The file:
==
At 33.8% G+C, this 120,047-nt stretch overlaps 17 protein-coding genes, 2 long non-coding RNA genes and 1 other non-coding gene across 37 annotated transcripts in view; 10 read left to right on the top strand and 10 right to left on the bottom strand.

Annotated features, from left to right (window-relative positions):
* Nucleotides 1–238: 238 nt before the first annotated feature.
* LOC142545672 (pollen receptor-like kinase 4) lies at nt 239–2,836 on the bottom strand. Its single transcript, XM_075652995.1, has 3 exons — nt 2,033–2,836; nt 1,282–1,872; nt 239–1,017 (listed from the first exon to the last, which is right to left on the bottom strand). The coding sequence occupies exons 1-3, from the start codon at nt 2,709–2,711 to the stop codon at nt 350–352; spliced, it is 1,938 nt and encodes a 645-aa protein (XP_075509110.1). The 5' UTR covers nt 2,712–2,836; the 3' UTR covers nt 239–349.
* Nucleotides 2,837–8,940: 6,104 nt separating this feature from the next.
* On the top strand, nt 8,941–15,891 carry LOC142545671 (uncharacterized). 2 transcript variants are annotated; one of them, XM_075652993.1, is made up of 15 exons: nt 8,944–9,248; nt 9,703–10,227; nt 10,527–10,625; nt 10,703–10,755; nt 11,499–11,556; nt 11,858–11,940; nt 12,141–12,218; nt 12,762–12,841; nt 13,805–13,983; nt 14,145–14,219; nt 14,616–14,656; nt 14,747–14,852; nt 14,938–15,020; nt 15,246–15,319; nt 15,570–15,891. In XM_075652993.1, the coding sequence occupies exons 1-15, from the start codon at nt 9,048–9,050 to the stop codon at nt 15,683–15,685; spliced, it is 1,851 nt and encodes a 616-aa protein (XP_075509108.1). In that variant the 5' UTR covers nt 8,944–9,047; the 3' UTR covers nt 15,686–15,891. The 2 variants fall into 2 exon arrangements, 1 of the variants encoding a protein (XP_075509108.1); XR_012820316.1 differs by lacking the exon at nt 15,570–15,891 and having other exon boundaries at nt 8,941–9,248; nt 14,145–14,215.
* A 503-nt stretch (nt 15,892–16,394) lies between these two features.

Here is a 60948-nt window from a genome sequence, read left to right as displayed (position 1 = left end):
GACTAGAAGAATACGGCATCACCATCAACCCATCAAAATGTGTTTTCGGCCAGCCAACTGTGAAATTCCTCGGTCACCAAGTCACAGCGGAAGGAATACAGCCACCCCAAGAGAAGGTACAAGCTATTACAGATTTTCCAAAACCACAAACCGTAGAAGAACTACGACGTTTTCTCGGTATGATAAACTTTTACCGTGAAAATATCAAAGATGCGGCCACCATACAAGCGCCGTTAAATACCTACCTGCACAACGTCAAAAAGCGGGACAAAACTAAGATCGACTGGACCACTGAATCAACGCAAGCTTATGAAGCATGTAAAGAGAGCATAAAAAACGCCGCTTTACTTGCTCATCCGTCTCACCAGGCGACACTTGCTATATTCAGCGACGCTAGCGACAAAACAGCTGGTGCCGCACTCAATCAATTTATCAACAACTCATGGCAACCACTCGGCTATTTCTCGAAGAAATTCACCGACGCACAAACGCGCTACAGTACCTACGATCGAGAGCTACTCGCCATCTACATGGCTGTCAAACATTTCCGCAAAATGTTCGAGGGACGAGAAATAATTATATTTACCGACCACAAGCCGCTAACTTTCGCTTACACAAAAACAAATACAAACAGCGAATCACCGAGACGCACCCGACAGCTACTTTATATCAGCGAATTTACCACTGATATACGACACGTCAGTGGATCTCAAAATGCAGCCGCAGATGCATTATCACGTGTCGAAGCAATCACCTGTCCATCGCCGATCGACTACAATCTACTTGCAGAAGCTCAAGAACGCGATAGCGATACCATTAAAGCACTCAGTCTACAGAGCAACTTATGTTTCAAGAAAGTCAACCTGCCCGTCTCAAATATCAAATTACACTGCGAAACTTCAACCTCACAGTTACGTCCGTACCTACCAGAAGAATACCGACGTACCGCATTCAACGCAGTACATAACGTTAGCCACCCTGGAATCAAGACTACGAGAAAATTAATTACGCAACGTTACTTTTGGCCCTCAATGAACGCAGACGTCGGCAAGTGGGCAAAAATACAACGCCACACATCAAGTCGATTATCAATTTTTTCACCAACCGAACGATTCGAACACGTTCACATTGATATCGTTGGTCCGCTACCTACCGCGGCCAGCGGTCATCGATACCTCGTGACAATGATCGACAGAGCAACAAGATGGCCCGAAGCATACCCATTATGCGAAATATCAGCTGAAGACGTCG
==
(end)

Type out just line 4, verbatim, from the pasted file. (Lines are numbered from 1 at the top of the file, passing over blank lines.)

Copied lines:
* LOC142545672 (pollen receptor-like kinase 4) lies at nt 239–2,836 on the bottom strand. Its single transcript, XM_075652995.1, has 3 exons — nt 2,033–2,836; nt 1,282–1,872; nt 239–1,017 (listed from the first exon to the last, which is right to left on the bottom strand). The coding sequence occupies exons 1-3, from the start codon at nt 2,709–2,711 to the stop codon at nt 350–352; spliced, it is 1,938 nt and encodes a 645-aa protein (XP_075509110.1). The 5' UTR covers nt 2,712–2,836; the 3' UTR covers nt 239–349.